Michael Crichton is one of my favorite fiction authors. “Jurassic Park” the novel was instrumental in starting my career in screenwriting. When I was a teenager I read the book and then I saw the movie. I was devastated to say the least because of all the great material that never made it into the actual film. That outrage sparked my interest in creative screenwriting and adapting books to films. Admittedly, I thought I could do a better job.
That doesn’t blot out my love for Michael Crichton’s work. Sphere, Andromeda Strain, and Congo are still lingering favorites of mine. His books read like movies. Crichton’s style of writing is certainly science fiction, but it is also unpretentious, similar to the pulp fiction work of an early Aasimov. There is less focus on flowery writing and more focus on situation (plot) and dramatic tension (suspense). That formula works well for the modern reader. This is the new era of pulp fiction and Michael Crichton is certainly an author worth studying.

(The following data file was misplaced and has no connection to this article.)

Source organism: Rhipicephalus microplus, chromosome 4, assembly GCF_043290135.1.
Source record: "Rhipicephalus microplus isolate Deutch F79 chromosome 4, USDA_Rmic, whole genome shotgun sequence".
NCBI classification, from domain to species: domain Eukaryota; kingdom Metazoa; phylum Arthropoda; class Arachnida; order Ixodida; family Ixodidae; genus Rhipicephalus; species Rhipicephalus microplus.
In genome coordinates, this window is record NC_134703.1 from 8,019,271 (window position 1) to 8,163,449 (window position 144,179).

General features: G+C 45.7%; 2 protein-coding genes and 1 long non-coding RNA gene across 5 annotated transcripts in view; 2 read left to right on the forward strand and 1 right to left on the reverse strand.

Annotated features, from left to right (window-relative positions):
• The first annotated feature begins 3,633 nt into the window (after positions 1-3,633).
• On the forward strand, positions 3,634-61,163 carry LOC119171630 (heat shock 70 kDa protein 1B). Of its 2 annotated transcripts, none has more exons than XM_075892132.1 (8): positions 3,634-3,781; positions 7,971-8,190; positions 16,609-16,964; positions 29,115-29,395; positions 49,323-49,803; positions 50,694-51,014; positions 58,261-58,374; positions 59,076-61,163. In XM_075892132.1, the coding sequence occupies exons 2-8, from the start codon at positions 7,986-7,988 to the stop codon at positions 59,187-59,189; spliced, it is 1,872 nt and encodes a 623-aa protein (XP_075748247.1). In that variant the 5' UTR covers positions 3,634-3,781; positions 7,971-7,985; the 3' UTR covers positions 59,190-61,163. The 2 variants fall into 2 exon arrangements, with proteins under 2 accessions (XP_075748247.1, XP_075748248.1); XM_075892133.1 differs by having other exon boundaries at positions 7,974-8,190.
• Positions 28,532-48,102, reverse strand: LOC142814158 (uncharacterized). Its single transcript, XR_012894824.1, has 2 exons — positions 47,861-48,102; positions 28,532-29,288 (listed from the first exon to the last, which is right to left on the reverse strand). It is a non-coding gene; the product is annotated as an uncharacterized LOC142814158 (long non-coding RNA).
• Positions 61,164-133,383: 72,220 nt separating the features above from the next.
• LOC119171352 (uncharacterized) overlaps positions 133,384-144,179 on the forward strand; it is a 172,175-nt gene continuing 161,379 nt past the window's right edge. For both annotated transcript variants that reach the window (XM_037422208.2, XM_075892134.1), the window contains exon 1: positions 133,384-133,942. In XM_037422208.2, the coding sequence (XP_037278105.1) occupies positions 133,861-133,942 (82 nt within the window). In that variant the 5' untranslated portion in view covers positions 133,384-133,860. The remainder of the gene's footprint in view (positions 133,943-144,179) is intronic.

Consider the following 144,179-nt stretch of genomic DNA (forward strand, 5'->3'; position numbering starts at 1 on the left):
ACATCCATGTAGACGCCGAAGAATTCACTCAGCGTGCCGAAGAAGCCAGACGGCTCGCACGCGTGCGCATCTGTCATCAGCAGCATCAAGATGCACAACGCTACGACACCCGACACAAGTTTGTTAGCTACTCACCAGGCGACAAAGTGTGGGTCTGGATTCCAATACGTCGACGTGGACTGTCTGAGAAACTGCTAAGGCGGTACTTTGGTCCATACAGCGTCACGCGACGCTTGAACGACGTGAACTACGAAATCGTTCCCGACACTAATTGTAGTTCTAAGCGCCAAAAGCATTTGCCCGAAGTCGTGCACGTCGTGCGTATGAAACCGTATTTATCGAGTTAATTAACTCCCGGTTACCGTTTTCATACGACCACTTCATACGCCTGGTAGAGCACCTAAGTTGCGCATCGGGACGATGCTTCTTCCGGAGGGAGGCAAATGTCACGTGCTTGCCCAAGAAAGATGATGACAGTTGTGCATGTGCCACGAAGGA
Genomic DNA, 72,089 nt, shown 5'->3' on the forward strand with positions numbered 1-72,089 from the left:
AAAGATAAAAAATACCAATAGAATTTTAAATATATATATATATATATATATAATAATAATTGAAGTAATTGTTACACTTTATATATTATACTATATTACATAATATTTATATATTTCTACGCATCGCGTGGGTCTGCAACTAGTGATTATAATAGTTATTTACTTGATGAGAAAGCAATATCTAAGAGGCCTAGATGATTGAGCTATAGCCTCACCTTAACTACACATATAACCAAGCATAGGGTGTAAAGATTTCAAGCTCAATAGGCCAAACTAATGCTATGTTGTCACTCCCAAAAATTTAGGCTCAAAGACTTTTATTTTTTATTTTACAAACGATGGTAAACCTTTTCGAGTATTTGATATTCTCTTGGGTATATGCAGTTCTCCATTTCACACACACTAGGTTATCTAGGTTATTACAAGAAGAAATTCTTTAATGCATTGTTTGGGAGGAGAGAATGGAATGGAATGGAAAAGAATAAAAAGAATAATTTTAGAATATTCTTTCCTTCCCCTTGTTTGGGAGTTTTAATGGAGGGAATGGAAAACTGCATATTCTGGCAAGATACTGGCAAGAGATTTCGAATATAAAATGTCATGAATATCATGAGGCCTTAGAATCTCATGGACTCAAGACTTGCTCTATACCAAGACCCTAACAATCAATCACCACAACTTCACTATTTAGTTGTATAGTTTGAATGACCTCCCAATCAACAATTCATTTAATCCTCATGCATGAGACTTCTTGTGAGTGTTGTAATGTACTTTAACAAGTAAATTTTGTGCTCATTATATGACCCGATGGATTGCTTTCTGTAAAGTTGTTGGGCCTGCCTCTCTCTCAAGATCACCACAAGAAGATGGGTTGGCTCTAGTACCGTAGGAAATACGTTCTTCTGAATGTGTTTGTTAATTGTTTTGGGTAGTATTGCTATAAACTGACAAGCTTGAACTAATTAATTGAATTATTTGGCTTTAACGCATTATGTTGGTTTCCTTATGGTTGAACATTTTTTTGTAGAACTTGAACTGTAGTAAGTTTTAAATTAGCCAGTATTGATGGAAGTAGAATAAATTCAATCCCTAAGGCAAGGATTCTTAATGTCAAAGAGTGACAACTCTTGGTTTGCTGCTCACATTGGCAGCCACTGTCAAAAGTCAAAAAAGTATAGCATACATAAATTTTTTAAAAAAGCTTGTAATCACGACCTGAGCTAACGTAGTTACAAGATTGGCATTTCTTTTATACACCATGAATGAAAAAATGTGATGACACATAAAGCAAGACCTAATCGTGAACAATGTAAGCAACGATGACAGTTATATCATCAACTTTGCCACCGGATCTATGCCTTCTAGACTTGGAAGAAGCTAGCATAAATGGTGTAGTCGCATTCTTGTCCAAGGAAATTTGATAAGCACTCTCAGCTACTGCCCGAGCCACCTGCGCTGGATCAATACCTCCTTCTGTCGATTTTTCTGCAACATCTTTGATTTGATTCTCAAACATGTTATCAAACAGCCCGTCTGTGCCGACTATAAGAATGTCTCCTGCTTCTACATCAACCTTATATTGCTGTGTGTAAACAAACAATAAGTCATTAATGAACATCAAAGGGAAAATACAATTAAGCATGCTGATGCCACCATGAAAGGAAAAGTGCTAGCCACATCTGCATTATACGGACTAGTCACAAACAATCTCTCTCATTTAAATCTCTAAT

Now, it’s off to the movies to see Jurassic World, the latest adaption of the billion dollar franchise. It’s insanity: doing the same thing over and over expecting a different result. Yet, are the producers of Jurassic World really expecting a different result? In its opening weekend, the film has already grossed over 500 million dollars worldwide. It staggers the mind because the plot has been driven over more times than a U.S. highway.